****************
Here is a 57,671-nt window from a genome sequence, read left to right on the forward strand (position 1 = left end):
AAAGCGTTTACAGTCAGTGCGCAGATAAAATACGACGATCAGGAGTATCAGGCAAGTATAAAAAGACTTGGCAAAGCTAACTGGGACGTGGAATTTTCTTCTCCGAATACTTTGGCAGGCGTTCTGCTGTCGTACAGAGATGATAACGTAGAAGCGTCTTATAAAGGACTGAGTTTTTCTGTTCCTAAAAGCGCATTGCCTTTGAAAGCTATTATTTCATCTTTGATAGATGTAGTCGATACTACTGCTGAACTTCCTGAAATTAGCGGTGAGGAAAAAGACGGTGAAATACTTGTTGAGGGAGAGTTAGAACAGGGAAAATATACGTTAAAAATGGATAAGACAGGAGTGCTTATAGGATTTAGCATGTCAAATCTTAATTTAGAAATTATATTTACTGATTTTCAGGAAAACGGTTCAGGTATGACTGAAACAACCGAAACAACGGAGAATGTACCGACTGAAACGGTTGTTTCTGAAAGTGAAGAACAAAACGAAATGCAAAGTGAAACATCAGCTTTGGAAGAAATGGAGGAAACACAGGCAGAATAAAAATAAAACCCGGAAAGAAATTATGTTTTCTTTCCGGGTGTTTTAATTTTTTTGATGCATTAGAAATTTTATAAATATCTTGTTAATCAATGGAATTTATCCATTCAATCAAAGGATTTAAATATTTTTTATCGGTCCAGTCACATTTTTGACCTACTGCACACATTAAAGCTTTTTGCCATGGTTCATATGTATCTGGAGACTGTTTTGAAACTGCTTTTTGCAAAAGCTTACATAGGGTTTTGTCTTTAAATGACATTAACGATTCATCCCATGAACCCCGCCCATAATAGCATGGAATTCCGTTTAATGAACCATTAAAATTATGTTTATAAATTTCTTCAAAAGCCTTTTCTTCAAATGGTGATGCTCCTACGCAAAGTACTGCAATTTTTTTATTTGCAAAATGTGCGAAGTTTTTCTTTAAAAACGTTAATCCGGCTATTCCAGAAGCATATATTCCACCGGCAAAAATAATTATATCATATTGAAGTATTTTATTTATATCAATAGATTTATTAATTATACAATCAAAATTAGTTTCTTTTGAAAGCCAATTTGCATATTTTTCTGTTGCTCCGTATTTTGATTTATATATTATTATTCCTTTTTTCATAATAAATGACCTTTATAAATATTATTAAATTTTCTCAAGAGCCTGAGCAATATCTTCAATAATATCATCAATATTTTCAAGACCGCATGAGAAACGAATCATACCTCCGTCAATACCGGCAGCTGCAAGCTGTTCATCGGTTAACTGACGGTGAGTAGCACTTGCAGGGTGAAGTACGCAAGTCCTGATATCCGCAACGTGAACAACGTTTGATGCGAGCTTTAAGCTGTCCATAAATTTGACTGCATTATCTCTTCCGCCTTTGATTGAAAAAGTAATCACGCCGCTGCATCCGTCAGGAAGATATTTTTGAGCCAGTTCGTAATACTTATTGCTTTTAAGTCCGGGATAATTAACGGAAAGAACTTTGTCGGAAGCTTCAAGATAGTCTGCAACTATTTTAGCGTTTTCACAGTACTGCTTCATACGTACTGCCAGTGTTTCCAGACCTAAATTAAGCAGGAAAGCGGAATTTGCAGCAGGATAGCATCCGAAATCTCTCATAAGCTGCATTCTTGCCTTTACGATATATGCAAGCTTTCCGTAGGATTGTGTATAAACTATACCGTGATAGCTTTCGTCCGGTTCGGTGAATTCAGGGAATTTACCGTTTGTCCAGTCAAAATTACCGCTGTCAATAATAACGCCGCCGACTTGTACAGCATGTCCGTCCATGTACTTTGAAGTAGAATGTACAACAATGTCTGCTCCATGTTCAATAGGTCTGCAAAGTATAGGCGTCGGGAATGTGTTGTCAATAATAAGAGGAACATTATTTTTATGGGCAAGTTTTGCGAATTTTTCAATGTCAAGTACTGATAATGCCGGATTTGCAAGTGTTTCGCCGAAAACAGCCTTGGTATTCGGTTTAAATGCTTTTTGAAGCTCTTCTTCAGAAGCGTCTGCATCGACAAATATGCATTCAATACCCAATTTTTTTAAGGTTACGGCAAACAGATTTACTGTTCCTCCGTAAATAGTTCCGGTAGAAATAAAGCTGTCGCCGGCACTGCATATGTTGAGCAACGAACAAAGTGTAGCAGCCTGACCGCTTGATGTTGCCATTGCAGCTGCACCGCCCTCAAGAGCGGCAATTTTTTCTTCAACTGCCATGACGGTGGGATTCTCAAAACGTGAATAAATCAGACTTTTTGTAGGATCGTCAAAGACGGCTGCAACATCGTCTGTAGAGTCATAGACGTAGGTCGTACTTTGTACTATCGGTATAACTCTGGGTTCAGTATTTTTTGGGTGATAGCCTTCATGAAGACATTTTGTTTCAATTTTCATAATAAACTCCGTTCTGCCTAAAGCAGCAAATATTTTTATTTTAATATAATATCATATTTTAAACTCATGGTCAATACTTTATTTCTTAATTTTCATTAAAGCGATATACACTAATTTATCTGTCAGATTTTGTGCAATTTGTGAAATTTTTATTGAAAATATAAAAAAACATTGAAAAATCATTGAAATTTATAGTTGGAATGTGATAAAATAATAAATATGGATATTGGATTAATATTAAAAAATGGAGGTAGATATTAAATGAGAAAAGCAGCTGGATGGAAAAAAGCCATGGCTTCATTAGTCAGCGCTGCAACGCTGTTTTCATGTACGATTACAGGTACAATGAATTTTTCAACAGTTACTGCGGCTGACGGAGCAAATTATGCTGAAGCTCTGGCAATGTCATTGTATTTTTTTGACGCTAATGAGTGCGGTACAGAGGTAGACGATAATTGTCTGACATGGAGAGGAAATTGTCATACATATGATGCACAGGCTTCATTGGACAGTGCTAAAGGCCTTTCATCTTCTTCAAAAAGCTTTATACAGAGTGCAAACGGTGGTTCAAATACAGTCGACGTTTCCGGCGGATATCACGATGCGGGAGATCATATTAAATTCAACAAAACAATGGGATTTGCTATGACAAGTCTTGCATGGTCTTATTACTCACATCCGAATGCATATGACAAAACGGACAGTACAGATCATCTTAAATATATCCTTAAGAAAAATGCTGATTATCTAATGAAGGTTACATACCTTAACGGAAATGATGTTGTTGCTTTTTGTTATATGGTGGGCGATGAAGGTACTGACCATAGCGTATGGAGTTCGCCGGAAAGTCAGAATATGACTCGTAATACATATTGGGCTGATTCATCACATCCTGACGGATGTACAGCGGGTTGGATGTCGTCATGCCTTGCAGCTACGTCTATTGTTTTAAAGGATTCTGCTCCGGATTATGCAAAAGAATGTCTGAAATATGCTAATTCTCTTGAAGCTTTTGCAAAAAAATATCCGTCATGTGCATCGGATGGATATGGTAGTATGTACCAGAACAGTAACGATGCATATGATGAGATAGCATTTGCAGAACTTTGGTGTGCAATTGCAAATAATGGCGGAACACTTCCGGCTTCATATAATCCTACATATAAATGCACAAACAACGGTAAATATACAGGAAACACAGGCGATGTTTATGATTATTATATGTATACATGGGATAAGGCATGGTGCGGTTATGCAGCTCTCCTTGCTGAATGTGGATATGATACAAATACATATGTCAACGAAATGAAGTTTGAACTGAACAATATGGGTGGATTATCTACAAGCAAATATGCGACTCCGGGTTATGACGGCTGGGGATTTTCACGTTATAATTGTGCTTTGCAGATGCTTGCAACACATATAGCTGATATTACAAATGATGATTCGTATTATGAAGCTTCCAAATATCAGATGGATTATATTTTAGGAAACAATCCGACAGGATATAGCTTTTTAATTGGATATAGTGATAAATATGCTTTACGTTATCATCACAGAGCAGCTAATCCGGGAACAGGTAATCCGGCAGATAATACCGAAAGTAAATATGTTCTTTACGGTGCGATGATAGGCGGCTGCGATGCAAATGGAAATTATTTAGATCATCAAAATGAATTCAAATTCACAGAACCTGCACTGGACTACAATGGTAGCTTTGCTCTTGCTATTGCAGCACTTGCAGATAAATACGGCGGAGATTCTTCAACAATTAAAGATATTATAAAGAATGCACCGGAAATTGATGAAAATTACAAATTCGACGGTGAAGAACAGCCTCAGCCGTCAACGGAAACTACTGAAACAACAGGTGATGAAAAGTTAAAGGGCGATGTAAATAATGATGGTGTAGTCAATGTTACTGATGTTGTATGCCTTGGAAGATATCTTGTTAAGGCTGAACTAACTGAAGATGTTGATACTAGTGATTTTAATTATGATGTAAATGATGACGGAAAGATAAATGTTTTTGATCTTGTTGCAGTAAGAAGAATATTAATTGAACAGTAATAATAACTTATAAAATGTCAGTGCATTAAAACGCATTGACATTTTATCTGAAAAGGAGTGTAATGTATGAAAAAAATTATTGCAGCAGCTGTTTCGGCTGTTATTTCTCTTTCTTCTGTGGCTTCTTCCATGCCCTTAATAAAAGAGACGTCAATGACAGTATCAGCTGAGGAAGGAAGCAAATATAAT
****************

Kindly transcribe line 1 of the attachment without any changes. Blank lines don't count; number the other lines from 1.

Here is a 57,671-nt window from a genome sequence, read left to right on the forward strand (position 1 = left end):